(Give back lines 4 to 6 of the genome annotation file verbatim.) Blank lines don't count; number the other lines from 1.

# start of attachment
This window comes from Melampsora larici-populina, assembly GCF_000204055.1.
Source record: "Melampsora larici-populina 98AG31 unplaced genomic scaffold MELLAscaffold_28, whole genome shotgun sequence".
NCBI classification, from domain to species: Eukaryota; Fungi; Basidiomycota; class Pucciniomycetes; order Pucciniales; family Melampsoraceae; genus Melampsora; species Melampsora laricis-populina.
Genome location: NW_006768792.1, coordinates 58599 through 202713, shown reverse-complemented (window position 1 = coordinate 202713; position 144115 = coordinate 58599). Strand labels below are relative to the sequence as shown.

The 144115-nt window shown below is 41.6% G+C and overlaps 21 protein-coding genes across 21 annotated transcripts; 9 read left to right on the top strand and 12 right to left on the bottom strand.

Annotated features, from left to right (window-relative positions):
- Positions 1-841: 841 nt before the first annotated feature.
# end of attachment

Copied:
Genome location: NW_006768792.1, coordinates 58599 through 202713, shown reverse-complemented (window position 1 = coordinate 202713; position 144115 = coordinate 58599). Strand labels below are relative to the sequence as shown.

The 144115-nt window shown below is 41.6% G+C and overlaps 21 protein-coding genes across 21 annotated transcripts; 9 read left to right on the top strand and 12 right to left on the bottom strand.

Annotated features, from left to right (window-relative positions):